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THE COST OF APAPA TRAFFIC GRIDLOCK
The Apapa business district needs adequate attention
The news that truckers have raised the cost of moving a container from the Tin Can Island Port, Lagos, to any other part of the city by 50 per cent, has come without a surprise. But it is nonetheless of concerns. The Association of Nigerian Licenced Customs Agents (ANLCA) once disclosed that the nation was losing about N5 billion daily on account of the traffic gridlock along Oshodi-Apapa Expressway, Wharf Road, Marine Bridge, Ijora and Orile-Iganmu. To compound the challenge, a regime of extortion by sundry government agencies has led to a situation in which dozens of ships are stranded at anchorage due to lack of space to discharge new cargoes at terminals in the port.
According to latest reports, cargo evacuation from the port has been hampered by multiple toll points mounted by security operatives including men of the Nigerian Ports Authority (NPA), the Nigeria police, Nigerian Army and officials of the Presidential Task Team. The situation has negatively affected port operation as cargo delivery has been considerably slowed down, leading to astronomical rise in haulage and shipping cost, thereby fuelling inflation in the country.
While we hope the authorities will deal with the extortion and racketeering that make life difficult at the ports, there seems to be no solution in sight for the traffic gridlock that has festered for decades. On a normal working day, it takes an average of five hours to meander through the maze of tankers and trailers that have turned most of the roads in Apapa into no more than parking lots. What this implies is that the Apapa-Oshodi Expressway through the Tin Can ports is most often literally shut down. The same is true for the Seven Up/Apapa Bridge.
For several years, hoodlums have also taken advantage of this state of confusion to unleash mayhem on road users who have on many occasions had to abandon their cars to run for safety. Many have lost their lives and property worth millions to these men of the underworld. Yet, as the days unfold, the Apapa Business District gets worse for what it offers both residents and businesses. It is even more saddening to note that some of these problems are within human control.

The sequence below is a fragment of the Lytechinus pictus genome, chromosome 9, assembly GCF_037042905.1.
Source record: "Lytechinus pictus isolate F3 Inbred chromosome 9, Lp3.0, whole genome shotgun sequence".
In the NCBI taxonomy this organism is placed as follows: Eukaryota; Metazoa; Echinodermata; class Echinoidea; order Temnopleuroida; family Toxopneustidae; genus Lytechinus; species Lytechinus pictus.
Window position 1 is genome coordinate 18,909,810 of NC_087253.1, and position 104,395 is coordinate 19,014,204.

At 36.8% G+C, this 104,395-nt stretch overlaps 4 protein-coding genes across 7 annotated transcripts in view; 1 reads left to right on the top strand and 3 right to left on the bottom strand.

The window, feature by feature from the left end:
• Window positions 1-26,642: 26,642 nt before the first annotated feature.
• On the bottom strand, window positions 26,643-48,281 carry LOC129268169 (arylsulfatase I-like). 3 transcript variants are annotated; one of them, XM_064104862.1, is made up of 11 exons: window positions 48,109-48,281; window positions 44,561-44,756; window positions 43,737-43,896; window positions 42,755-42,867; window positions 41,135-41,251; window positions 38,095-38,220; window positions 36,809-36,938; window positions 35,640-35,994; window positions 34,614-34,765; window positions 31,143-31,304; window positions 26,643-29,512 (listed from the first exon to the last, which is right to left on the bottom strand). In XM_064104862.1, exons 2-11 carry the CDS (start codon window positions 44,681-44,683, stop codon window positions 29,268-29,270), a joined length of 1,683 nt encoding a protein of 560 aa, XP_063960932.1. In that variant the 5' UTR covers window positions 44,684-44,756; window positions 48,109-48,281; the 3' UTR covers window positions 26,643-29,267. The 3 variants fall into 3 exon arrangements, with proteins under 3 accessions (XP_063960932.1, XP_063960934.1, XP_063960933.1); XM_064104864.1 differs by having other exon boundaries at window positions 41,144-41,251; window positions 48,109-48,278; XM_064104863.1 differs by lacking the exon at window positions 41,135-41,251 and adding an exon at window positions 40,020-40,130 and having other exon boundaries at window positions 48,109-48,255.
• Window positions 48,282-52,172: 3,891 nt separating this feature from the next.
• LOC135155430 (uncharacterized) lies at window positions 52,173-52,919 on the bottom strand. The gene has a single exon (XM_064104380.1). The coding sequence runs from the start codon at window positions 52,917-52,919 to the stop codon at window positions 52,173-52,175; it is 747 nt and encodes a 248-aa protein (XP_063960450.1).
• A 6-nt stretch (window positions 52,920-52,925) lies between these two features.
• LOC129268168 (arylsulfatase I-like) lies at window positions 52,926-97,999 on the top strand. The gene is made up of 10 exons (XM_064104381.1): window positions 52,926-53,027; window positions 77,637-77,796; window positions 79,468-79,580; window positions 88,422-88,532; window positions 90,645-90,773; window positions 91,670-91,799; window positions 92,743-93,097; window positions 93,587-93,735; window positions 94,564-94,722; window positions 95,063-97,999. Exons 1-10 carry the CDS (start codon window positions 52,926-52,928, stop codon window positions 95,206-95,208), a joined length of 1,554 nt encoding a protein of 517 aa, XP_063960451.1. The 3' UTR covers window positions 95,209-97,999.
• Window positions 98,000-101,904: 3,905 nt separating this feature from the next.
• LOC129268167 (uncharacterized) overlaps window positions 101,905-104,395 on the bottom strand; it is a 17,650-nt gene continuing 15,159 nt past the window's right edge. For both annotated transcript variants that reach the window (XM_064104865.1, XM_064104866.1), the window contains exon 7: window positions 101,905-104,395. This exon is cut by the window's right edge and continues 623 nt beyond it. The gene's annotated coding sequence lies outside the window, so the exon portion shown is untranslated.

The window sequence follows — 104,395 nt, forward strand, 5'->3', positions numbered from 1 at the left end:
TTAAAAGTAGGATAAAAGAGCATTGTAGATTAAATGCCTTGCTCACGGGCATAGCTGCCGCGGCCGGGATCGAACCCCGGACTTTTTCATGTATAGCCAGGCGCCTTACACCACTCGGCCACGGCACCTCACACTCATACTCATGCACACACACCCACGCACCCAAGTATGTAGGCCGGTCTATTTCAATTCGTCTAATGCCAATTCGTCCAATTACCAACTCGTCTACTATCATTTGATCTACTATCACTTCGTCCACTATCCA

Virtually every company located in Apapa is now being short-changed by the excesses and sharp practices of these tanker and trailer drivers as well as their owners. It is either that one tanker is struggling to avoid the queue and therefore drives from one end of the road down to the gate to beat those on the queue, or that another trailer has successfully beaten the others and is being given an executive clearance to load or offload. Of course at the other end are the owners of the tank farms and depots who do not allow these trucks into their parking lots. These help to create an atmosphere of chaos which makes life very difficult for Apapa residents and visitors.
In more civilised climes, what is happening in Apapa is anathema to decency in road usage while this armada of trailers and petroleum tankers will be considered primitive. Years of toeing the path of impropriety and poor infrastructure development and maintenance in the energy and other sectors are having their crushing toll on other forms of business. It is sad, if not tragic that Apapa, which ordinarily should be the heartbeat for corporate Nigeria, is a neglected business district whose infrastructure especially roads are not only decayed but ignored by the relevant authorities.